Joyce in particular delighted in bodily functions. He may well have been the first novelist to give prime time to the kidney since Tobias Smollett (a ship's surgeon) in the mid-18th century.
Joyce took the novel outside my own personal comfort zone by reintroducing defecation to the printed page in Ulysses (1922). Please do not correct me if I am wrong, but I doubt that defecation had previously been addressed so directly in literary fiction since Don Quixote (1605); and it has not been much addressed since, to my knowledge, save by Philip Roth and Anthony Burgess. Tolstoy's War And Peace tracks the behaviour of 500 characters across three thousand days without a single lavatory scene.
This is not meant as a complaint. Far from it. I am sure I would skip any prolonged and graphic lavatory scenes if any novelist did think fit to include them — much as I skipped the dozen-or-so pages of Ian McEwan's The Innocent (1990) which described in gruesome detail the dismembering of a body such that it could be fitted into two suitcases.
Still, it is an expression of puzzlement. The lavatory can be a place of solitude, of deep reflection, of reacquaintance with one's animal self. I will leave to a stronger and wiser stomach than my own a more thorough investigation of why this element of human behaviour has been so neglected in literature, and, indeed, in the generality of public life.
Ever since the mass-production of penicillin in the 1940s, doctors have had big science on their side. Their status has risen in life and in art. But before then, as John Salinsky has noted, doctors depicted in literary fiction were a very mixed bunch:
There is Emily Brontë’s Dr Kenneth, who does his best with some very difficult patients in Wuthering Heights. Dr Slop the man-midwife makes a botched delivery of the infant Tristram Shandy. We spend an evening in the Dublin Rotunda Hospital in the company of Leopold Bloom and a crowd of drunken medical students. We study the career of young Dr Lydgate of Middlemarch in some detail and emerge shaking our heads sadly.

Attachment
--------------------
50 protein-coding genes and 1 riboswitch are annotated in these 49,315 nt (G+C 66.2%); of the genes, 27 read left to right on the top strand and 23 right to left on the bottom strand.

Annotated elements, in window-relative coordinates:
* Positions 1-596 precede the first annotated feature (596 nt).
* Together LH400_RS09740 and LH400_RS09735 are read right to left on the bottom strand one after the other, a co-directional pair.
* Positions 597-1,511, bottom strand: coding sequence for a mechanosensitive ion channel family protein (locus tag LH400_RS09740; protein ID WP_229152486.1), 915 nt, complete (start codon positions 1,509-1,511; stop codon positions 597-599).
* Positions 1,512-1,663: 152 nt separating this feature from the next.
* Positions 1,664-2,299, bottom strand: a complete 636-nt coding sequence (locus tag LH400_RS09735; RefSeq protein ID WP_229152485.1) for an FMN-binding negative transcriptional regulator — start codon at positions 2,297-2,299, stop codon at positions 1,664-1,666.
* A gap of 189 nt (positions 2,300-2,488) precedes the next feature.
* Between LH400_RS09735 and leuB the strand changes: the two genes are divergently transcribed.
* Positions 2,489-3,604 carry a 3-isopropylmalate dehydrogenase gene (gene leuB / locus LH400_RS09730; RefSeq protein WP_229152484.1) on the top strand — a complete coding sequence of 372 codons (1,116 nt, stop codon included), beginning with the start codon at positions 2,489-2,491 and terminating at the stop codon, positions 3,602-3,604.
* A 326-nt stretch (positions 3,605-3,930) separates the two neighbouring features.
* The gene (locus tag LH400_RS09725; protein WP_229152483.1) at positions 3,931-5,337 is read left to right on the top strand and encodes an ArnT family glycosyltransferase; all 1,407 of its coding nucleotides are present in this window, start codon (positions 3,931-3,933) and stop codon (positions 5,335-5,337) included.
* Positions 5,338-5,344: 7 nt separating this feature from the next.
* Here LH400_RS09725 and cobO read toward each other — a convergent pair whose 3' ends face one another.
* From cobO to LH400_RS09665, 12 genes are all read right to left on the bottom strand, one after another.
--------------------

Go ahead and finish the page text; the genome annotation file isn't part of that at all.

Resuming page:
Of course, George Eliot's Doctor Lydgate is a fictional character, as is his near-contemporary, Anthony Trollope's Doctor Thorne. But if we take those two as being plausible representations of the doctors of their times, and since both are represented as sincerely wanting to do good, I find myself wondering what such doctors thought they were doing when they met with their patients.
For example, when Trollope's Dr Thorne attends Lady Arabella Gresham for what Trollope simply calls "cancer", are we supposed to think that Dr Thorne understands much about the given illness, or that he thinks himself to have any means of curing or arresting it? What does he tell Lady Gresham? What does he tell himself?
When Tertius Lydgate attends Casaubon in George Eliot's Middlemarch after what seems to have been Casaubon's first stroke, on what grounds and with what degree of confidence does Lydgate tell Dorothea that her husband might die the next day or live another 15 years? Of what use is such information supposed to be?
Doctors such as Lydgate and Thorne, practising in the first and second thirds of the nineteenth century respectively, would certainly have had some sense of scientific method, which was then advancing rapidly in the natural sciences. They must have known that their "art" of medicine had, by comparison, little or no scientific basis. They had no reliable cures for any serious diseases.
And yet they persisted; which provokes me into wondering, since the wisdom of great literature is timeless, whether things are so very different nowadays.
We know now that many diseases are carried by microscopic organisms which we call germs, that such diseases can be cured with drugs, that failing organs can be replaced, and that cancers can be eradicated or immobilised.
But while we have learned to prolong the average human lifespan in ways at which history will marvel, this prolongation has been largely the result, not of new technologies, but of widespread drastic reductions in infant mortality achieved through means of no intrinsic novelty whatsoever — encouraging doctors to wash their hands, and enabling parents to put more food on the table.
By reducing infant mortality we prolong youth, and youth is the most wonderful of things. But prolonging old age, the explicit focus of much current medical research, strikes me as less of a deliverance. My impression is that life adjusts to later prolongation in the manner prescribed by Parkinson's Law: Work expands to fill time available.
I marvel at modern medicine. I have benefited from it myself, and greatly so. As Iain Bamforth says, there are no technophobes on the operating table. But in my more philosophical moments, I think all that I can reasonably ask of any doctor (indeed, of anybody at all) is that I should not die unnecessarily. Perhaps here I begin to appreciate better the role of a Doctor Lydgate or a Doctor Thorne. If they did not cure, they did at least care; they were the best of their kind. Doubtless I would have felt just as much moral and psychological reassurance in their hands two centuries ago as I feel in the hands of any doctor today — Robert